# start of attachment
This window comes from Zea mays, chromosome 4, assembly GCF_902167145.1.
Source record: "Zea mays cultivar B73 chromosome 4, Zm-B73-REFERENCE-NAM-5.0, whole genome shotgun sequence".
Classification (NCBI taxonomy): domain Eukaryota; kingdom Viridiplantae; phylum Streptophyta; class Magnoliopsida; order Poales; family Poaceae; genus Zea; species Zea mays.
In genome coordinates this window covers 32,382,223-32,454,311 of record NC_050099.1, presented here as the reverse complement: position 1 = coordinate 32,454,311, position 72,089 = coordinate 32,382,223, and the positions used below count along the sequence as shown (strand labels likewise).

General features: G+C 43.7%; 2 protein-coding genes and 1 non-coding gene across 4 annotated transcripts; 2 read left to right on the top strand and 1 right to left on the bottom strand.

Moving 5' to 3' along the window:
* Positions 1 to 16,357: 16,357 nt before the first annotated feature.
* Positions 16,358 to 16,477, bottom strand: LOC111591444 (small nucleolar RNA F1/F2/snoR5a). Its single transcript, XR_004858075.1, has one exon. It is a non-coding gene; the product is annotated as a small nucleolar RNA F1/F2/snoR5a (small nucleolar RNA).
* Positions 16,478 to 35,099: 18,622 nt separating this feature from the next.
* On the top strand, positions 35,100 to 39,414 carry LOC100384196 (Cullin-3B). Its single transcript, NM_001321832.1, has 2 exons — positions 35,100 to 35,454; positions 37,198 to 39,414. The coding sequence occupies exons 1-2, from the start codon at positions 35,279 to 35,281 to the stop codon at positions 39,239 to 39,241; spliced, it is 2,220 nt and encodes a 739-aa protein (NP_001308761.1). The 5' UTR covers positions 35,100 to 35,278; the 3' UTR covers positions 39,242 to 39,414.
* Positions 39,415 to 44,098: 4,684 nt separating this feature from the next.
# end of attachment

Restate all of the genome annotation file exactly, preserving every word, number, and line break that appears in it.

This window comes from Zea mays, chromosome 4, assembly GCF_902167145.1.
Source record: "Zea mays cultivar B73 chromosome 4, Zm-B73-REFERENCE-NAM-5.0, whole genome shotgun sequence".
Classification (NCBI taxonomy): domain Eukaryota; kingdom Viridiplantae; phylum Streptophyta; class Magnoliopsida; order Poales; family Poaceae; genus Zea; species Zea mays.
In genome coordinates this window covers 32,382,223-32,454,311 of record NC_050099.1, presented here as the reverse complement: position 1 = coordinate 32,454,311, position 72,089 = coordinate 32,382,223, and the positions used below count along the sequence as shown (strand labels likewise).

General features: G+C 43.7%; 2 protein-coding genes and 1 non-coding gene across 4 annotated transcripts; 2 read left to right on the top strand and 1 right to left on the bottom strand.

Moving 5' to 3' along the window:
* Positions 1 to 16,357: 16,357 nt before the first annotated feature.
* Positions 16,358 to 16,477, bottom strand: LOC111591444 (small nucleolar RNA F1/F2/snoR5a). Its single transcript, XR_004858075.1, has one exon. It is a non-coding gene; the product is annotated as a small nucleolar RNA F1/F2/snoR5a (small nucleolar RNA).
* Positions 16,478 to 35,099: 18,622 nt separating this feature from the next.
* On the top strand, positions 35,100 to 39,414 carry LOC100384196 (Cullin-3B). Its single transcript, NM_001321832.1, has 2 exons — positions 35,100 to 35,454; positions 37,198 to 39,414. The coding sequence occupies exons 1-2, from the start codon at positions 35,279 to 35,281 to the stop codon at positions 39,239 to 39,241; spliced, it is 2,220 nt and encodes a 739-aa protein (NP_001308761.1). The 5' UTR covers positions 35,100 to 35,278; the 3' UTR covers positions 39,242 to 39,414.
* Positions 39,415 to 44,098: 4,684 nt separating this feature from the next.